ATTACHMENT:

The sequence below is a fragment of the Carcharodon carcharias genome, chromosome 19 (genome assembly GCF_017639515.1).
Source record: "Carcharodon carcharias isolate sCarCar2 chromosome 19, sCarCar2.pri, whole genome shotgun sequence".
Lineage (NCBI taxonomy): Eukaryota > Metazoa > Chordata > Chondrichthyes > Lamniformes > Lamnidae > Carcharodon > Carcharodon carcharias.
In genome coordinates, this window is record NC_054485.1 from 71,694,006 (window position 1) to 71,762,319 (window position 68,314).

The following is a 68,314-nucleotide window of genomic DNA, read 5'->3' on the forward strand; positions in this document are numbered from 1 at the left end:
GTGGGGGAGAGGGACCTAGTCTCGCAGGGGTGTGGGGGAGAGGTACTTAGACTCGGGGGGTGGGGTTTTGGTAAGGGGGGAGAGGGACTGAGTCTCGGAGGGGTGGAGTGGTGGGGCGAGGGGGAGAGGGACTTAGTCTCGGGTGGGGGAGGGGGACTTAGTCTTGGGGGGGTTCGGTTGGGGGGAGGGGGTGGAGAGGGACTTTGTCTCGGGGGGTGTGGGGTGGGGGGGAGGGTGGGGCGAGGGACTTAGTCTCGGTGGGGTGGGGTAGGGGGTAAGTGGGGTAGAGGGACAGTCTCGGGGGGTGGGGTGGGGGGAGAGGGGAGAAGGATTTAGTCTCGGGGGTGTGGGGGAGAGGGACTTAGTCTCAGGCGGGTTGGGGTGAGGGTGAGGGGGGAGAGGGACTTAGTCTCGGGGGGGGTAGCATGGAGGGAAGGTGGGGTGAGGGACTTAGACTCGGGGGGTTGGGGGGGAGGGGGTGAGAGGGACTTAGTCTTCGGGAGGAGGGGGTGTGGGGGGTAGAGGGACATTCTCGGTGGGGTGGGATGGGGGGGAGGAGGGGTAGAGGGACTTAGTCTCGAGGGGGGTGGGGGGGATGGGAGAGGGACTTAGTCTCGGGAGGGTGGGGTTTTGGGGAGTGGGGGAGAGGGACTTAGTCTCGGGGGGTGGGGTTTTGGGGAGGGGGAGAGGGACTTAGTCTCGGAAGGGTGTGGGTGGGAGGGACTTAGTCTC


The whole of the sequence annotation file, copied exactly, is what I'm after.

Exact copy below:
The sequence below is a fragment of the Carcharodon carcharias genome, chromosome 19 (genome assembly GCF_017639515.1).
Source record: "Carcharodon carcharias isolate sCarCar2 chromosome 19, sCarCar2.pri, whole genome shotgun sequence".
Lineage (NCBI taxonomy): Eukaryota > Metazoa > Chordata > Chondrichthyes > Lamniformes > Lamnidae > Carcharodon > Carcharodon carcharias.
In genome coordinates, this window is record NC_054485.1 from 71,694,006 (window position 1) to 71,762,319 (window position 68,314).

The following is a 68,314-nucleotide window of genomic DNA, read 5'->3' on the forward strand; positions in this document are numbered from 1 at the left end:
GTGGGGGAGAGGGACCTAGTCTCGCAGGGGTGTGGGGGAGAGGTACTTAGACTCGGGGGGTGGGGTTTTGGTAAGGGGGGAGAGGGACTGAGTCTCGGAGGGGTGGAGTGGTGGGGCGAGGGGGAGAGGGACTTAGTCTCGGGTGGGGGAGGGGGACTTAGTCTTGGGGGGGTTCGGTTGGGGGGAGGGGGTGGAGAGGGACTTTGTCTCGGGGGGTGTGGGGTGGGGGGGAGGGTGGGGCGAGGGACTTAGTCTCGGTGGGGTGGGGTAGGGGGTAAGTGGGGTAGAGGGACAGTCTCGGGGGGTGGGGTGGGGGGAGAGGGGAGAAGGATTTAGTCTCGGGGGTGTGGGGGAGAGGGACTTAGTCTCAGGCGGGTTGGGGTGAGGGTGAGGGGGGAGAGGGACTTAGTCTCGGGGGGGGTAGCATGGAGGGAAGGTGGGGTGAGGGACTTAGACTCGGGGGGTTGGGGGGGAGGGGGTGAGAGGGACTTAGTCTTCGGGAGGAGGGGGTGTGGGGGGTAGAGGGACATTCTCGGTGGGGTGGGATGGGGGGGAGGAGGGGTAGAGGGACTTAGTCTCGAGGGGGGTGGGGGGGATGGGAGAGGGACTTAGTCTCGGGAGGGTGGGGTTTTGGGGAGTGGGGGAGAGGGACTTAGTCTCGGGGGGTGGGGTTTTGGGGAGGGGGAGAGGGACTTAGTCTCGGAAGGGTGTGGGTGGGAGGGACTTAGTCTC